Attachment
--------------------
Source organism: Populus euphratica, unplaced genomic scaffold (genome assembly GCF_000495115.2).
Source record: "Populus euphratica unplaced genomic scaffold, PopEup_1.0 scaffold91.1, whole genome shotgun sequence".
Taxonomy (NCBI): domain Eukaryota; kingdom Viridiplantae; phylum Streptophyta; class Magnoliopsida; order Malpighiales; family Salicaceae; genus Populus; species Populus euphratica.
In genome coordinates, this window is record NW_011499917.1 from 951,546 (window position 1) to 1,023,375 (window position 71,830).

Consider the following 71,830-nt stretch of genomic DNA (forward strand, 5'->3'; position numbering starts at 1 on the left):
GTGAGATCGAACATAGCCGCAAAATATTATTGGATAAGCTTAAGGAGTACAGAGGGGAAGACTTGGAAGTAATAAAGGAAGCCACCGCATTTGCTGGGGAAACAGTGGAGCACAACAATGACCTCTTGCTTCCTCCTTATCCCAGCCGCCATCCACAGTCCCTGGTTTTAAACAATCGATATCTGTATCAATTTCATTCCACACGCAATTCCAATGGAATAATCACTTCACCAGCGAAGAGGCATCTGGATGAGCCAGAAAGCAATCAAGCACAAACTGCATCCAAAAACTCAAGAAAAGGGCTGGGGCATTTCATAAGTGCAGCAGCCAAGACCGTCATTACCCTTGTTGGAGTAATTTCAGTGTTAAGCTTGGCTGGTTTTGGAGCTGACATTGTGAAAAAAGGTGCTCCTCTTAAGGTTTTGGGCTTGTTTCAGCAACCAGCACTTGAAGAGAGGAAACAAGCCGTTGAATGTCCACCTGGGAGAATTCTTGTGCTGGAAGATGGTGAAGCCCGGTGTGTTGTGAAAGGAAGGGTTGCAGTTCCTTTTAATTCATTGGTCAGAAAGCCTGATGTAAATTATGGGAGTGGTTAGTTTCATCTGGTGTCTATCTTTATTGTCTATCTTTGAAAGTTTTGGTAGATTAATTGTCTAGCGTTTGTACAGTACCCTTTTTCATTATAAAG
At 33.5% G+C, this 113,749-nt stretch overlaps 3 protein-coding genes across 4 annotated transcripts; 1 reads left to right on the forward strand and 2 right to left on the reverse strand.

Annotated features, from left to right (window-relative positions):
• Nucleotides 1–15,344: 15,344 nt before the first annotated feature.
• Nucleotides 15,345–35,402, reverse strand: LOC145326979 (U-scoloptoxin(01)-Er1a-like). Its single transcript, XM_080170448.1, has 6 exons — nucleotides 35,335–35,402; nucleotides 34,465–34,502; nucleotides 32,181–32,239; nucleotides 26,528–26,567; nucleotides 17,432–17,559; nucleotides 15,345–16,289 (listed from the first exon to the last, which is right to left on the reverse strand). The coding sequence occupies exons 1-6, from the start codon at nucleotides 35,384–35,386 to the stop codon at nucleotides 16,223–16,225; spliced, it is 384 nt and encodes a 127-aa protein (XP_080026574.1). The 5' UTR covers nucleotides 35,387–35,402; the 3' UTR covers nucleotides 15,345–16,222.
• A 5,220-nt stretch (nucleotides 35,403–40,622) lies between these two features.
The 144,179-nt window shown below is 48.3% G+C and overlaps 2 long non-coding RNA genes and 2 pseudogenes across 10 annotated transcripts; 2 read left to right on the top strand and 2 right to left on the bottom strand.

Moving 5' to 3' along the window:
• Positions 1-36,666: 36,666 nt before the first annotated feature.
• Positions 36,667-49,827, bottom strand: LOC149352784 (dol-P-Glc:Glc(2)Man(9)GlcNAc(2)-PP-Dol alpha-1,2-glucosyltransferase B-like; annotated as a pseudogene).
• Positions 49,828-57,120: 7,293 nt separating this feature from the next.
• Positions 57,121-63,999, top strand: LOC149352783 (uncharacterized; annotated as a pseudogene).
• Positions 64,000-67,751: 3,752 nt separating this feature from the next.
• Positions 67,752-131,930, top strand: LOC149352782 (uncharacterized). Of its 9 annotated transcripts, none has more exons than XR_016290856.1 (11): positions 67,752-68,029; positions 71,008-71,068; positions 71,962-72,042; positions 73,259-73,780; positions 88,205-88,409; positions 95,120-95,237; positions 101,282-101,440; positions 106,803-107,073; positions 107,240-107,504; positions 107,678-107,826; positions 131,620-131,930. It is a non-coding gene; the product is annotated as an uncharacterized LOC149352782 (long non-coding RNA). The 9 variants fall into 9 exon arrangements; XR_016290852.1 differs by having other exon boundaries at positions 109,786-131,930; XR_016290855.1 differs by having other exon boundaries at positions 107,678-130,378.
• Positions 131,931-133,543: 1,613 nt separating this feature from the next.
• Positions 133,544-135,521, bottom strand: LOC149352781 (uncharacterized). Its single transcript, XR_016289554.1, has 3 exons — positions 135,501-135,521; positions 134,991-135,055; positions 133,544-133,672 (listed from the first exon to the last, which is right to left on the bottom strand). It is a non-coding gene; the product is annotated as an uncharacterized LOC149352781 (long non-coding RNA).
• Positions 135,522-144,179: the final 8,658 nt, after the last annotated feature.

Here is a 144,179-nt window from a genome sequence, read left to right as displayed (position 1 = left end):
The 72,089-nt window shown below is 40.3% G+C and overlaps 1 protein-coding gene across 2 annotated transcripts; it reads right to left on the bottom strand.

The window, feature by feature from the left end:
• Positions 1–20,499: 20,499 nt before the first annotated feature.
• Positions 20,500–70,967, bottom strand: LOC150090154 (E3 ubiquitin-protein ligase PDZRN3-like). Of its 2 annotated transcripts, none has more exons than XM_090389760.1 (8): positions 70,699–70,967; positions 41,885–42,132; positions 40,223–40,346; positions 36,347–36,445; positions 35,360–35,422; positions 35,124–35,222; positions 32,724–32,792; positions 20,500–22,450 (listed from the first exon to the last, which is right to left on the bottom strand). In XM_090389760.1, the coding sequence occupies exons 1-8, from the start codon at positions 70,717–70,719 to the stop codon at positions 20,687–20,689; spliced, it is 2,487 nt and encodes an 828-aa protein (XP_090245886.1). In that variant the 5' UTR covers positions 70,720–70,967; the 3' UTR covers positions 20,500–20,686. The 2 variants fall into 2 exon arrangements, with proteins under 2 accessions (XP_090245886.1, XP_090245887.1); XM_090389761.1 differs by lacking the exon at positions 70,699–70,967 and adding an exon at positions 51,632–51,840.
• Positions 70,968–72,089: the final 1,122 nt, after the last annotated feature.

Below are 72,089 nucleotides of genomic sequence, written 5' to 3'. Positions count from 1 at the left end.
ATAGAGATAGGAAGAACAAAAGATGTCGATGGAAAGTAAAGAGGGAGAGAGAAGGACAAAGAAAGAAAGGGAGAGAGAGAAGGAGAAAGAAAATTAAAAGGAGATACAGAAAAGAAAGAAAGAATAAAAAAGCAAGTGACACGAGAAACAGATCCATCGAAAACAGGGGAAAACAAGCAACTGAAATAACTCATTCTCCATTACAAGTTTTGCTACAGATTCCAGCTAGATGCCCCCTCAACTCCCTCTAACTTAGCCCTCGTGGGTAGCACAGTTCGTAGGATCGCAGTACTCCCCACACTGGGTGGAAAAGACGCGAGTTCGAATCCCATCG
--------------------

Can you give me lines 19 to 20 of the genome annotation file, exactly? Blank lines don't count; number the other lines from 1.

• Positions 67,752-131,930, top strand: LOC149352782 (uncharacterized). Of its 9 annotated transcripts, none has more exons than XR_016290856.1 (11): positions 67,752-68,029; positions 71,008-71,068; positions 71,962-72,042; positions 73,259-73,780; positions 88,205-88,409; positions 95,120-95,237; positions 101,282-101,440; positions 106,803-107,073; positions 107,240-107,504; positions 107,678-107,826; positions 131,620-131,930. It is a non-coding gene; the product is annotated as an uncharacterized LOC149352782 (long non-coding RNA). The 9 variants fall into 9 exon arrangements; XR_016290852.1 differs by having other exon boundaries at positions 109,786-131,930; XR_016290855.1 differs by having other exon boundaries at positions 107,678-130,378.
• Positions 131,931-133,543: 1,613 nt separating this feature from the next.